Discipline, practice, physical ability, teamwork, and a healthy dose of humility can be a good foundation for any path in life. For a college athlete contemplating a transition to a military career, these qualities and experiences can be particularly relevant. College sports and military service share many similar requirements. The good news is that your success as a college athlete may very well equip you to adapt well to the demands of military service – and your sports credentials may actually create more options for you as a member of the military.
How are sports similar to the military?
Whether you participate in sports or plan a military career, you’ll see the two overlap very quickly.
- The right equipment and uniform to be part of the team or troop.
- Constant and demanding physical training and conditioning.
- Mental preparedness and discipline.
- A keen competitive spirit and desire to be the best among others.
- Knowledge of your opponent
- Ability to accept coaching and work as a member of a team.
Sports and the military overlap so much; the only thing missing in sports is actual weaponry! However, you could argue that the “weapons” are the players themselves in contact sports like football, basketball, and rugby. As an athlete, you work hard to prepare yourself to compete at the highest level each time you step out on the field. You must learn your opponent’s strengths and weaknesses and anticipate their game plan to outwit them mentally and outmatch them physically. In the military, soldiers do the same, except they take their direction from their commanding officer instead of the coach.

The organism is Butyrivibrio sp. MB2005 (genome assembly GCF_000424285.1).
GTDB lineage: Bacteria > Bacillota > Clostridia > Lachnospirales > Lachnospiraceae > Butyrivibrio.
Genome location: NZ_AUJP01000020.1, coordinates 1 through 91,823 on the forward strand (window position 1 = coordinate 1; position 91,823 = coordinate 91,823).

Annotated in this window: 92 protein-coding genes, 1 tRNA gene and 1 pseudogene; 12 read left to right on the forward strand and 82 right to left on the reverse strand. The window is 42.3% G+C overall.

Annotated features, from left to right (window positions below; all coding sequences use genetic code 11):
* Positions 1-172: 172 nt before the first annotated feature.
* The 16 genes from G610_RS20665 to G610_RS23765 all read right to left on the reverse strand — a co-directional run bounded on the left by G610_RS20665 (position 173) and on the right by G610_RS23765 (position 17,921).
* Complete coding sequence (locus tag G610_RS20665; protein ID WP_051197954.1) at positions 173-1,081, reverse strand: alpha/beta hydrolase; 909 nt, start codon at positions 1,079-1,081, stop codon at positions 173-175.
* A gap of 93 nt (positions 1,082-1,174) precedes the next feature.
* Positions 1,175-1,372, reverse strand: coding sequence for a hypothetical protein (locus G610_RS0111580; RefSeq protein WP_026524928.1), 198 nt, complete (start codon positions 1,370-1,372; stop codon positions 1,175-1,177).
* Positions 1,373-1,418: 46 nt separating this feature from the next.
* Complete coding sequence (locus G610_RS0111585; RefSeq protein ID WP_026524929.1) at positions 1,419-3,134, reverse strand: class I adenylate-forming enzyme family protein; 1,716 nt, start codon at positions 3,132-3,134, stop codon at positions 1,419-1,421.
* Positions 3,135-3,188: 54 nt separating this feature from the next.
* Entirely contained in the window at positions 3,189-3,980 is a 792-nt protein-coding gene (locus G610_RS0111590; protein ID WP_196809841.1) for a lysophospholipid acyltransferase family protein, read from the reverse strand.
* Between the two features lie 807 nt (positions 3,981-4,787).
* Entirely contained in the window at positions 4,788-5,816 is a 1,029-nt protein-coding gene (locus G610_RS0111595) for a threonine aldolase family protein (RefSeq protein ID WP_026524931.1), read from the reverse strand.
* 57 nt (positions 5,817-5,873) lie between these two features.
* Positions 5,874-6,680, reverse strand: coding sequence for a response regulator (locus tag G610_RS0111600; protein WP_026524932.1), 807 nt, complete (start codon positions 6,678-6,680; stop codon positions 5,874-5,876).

What are the differences between athletics and the military?
Although sports and the military share many common traits and disciplines, one key difference is the nature of the job itself. As a college or professional athlete, training for and playing your game is a job. You have a scholarship or a contract, but you can quit or retire any time you’d like.
In contrast, you sign an enlistment contract for a specific period of 2-8 years of active duty or reserves in the military, which will vary with different branches and job classification. The point is that you are making a significantly longer commitment during a critical decade of your life.
A second key difference is that athletes can look forward to enjoying an off-season where they are not required to show up for practice or a game and can use the downtime to recover before the next training camp. In the military, there is no off-season and no delayed mission due to weather or injury. When you are on active duty, you can be called to service any time of the day or night.
Both the similarities and differences can be appealing to an athlete who wants to join the military or a service member who sees a future for him- or herself in the world of sports.
How can I transition between the two?
Many professional athletes have either come from the military or enlisted into the military after their playing career. NBC Sports has a list of over 80 men and women who transitioned from sports to the military or had a military career and then played professional sports. Here are just a few greats from that list:
- Pat Tillman – a football player with the Arizona Cardinals who became an Army Ranger.
- Jack Lummus – a baseball player with the New York Giants who enlisted in the Marine Corps Reserve.